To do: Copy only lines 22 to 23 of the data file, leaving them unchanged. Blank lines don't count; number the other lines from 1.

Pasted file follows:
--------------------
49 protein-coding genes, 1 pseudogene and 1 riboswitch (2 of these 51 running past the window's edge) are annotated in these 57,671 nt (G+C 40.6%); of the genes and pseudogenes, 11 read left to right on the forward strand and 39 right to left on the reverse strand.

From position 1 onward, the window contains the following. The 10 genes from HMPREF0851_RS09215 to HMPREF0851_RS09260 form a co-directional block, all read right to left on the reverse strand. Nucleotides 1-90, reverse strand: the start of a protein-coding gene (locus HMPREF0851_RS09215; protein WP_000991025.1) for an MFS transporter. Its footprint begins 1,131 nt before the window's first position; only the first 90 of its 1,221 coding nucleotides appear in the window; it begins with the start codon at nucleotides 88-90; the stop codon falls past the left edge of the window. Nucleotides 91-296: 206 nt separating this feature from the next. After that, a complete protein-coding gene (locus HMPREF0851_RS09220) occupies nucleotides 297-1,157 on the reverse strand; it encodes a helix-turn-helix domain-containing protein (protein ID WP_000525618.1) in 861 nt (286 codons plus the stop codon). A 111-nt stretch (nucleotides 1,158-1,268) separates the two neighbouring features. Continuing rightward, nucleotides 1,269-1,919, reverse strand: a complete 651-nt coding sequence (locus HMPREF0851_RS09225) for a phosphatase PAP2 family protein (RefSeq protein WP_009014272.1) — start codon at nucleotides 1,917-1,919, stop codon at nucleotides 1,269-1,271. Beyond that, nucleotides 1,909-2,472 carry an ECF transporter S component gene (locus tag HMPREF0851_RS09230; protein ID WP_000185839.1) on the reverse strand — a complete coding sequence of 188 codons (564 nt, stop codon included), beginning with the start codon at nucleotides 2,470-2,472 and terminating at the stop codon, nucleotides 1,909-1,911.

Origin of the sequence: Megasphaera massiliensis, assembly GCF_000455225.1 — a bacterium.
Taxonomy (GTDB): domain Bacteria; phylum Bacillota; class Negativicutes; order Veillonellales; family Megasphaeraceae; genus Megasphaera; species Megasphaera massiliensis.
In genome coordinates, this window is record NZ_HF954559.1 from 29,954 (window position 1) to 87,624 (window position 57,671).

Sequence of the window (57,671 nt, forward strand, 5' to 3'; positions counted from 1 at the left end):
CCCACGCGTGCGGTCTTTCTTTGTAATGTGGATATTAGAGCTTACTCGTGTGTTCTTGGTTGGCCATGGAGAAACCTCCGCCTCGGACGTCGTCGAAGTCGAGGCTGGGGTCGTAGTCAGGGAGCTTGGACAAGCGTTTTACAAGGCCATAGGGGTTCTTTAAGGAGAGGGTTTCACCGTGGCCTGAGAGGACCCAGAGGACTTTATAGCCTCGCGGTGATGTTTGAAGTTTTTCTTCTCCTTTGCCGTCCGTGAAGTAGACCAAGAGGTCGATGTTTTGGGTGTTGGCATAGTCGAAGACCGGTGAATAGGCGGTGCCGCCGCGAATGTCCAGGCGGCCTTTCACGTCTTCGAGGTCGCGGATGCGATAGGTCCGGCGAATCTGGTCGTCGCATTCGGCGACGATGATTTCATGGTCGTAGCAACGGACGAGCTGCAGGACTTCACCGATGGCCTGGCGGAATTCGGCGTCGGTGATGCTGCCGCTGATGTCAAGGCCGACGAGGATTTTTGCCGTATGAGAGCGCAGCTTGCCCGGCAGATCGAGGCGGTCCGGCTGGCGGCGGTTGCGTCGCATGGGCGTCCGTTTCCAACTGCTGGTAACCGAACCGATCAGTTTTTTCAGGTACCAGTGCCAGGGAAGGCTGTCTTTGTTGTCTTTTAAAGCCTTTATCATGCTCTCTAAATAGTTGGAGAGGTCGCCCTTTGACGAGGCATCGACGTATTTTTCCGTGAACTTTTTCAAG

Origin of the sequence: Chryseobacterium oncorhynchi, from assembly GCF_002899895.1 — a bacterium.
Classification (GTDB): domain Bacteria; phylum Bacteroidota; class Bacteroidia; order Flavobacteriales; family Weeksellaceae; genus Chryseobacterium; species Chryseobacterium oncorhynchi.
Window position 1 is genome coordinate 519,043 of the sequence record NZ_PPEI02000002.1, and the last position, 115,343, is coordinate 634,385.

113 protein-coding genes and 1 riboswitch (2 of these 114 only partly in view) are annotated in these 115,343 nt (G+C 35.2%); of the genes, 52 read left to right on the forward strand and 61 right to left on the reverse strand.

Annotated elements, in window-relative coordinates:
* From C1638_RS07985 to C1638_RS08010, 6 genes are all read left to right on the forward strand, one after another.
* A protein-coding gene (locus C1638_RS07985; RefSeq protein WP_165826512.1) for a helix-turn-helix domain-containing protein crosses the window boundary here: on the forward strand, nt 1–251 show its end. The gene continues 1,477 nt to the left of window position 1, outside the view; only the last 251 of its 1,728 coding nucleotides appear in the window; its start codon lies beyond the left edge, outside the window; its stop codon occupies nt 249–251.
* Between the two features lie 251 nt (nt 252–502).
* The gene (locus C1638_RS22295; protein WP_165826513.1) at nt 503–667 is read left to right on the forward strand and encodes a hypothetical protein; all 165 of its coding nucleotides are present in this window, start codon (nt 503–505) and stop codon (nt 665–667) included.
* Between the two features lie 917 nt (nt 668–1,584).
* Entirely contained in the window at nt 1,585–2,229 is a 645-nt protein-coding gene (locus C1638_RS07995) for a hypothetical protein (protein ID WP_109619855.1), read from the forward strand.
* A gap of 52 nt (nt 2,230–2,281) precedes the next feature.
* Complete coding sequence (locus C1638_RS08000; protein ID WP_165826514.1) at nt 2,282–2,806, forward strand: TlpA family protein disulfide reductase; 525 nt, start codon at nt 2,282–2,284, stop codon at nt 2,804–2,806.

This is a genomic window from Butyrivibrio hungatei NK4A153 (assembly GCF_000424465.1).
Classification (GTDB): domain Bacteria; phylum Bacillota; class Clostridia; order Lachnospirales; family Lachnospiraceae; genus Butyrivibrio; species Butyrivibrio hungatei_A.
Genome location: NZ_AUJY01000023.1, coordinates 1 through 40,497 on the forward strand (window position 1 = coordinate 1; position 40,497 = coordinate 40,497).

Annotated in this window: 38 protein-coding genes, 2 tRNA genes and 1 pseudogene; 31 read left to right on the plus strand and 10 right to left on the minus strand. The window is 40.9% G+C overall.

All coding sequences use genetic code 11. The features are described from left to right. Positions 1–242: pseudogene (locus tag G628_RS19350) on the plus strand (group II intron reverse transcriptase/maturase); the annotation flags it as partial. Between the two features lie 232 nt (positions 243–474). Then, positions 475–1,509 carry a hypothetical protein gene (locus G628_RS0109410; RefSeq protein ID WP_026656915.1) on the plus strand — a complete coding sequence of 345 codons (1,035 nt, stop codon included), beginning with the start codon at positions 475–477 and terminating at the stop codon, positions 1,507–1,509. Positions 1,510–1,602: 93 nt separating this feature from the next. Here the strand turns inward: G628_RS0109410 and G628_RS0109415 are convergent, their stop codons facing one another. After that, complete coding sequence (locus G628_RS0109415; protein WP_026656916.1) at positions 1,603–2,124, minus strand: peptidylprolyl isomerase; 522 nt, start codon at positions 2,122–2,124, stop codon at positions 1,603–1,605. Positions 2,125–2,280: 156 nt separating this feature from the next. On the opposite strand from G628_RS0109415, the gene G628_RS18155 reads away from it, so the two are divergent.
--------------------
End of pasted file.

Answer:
Classification (GTDB): domain Bacteria; phylum Bacillota; class Clostridia; order Lachnospirales; family Lachnospiraceae; genus Butyrivibrio; species Butyrivibrio hungatei_A.
Genome location: NZ_AUJY01000023.1, coordinates 1 through 40,497 on the forward strand (window position 1 = coordinate 1; position 40,497 = coordinate 40,497).